Describing President Akufo-Addo as “a father of democracy in Africa”, Mr Akhbar indicated that the government and people of India celebrate the ongoing contributions made by President Akufo-Addo to Ghana’s development.
“We celebrate also the fact that your programmes and policies, evidenced in your signature policies, about villages and agriculture, are indicative that you are as close to the people of your country as you always have,” Mr Akhbar said.
He continued, “Unfortunately, in human history, sometimes power distorts the relationship between the powerful and the people. But your commitment to the people and your constant search for ways and means in which you can improve the lives of your people is the spine around which your government operates.”
Mr M.J. Akbar made this known when he paid a courtesy call on President Akufo-Addo at the presidency, yesterday, on the occasion of India’s 70th independence anniversary.
The Indian Minister noted that “today is not only a celebration of the last six or seven decades, but is also a celebration of the next six decades, and the birth of a new partnership that will make Ghana such a valuable destination for India.”
It was his hope that Ghana and India will build bridges in the immediate future, which will have the strength to transform the two countries.
“Together, we defeated colonisation. Together, as partners, we must define the future of the 21st century, by lifting our nations and taking them to the economic and equity forefront of the world. Our responsibility is to give the generations of the future an equally dramatic change so that we can also belong to, what is conventionally called, the best of the First World,” he added.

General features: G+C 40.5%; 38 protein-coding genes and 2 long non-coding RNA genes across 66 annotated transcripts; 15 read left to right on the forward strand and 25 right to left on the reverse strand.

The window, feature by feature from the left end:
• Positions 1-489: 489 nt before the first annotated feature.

M.J. Akbar presented a donation from the Indian government to the tune of $1 million for the renovation of the Flagstaff House, an edifice which was financed and constructed by India.
Strong bonds of co-operation
Expressing his delight at the visit of the Minister, President Akufo-Addo noted that the synergy between Indian and Ghanaian freedom was deliberate.
“The people who began the struggle for our nation’s freedom were heavily influenced by events in India. Indeed, it was exactly 11 days before the 15th of August that they met in Saltpond to begin the battle for Ghanaian freedom, and they did so because they were conscious of what was taking place in India,” he said.
He continued, “Many of them, in fact, had close friendships with many of the leading lights of the Indian Nationalist Movement, and thought it would not be right to announce the struggle for Ghanaian freedom after Indian independence. So they did everything possible to assemble in Saltpond, even if it was 11 days before India’s independence.”
President Akufo-Addo conveyed the appreciation of the Ghanaian people for close and warm relations enjoyed between the two countries, the symbol of which is the Flagstaff House.
He also applauded the impact being made by India’s Prime Minister, Narendra Modi, not just domestically but also on the international scene, as well as the contribution to the development of Ghana being made by the Indian community here.
President Akufo-Addo also thanked the government and people of India for the $1 million donated for the rehabilitation of the Flagstaff House.
The President was hopeful that in the course of his administration and that of Prime Minister Modi’s, Ghana and India would explore further “avenues of economic intercourse and development. There is so much our two countries can gain from stepping up the quality of the value of exchanges between our two countries, which currently stands in the region of $3 billion.”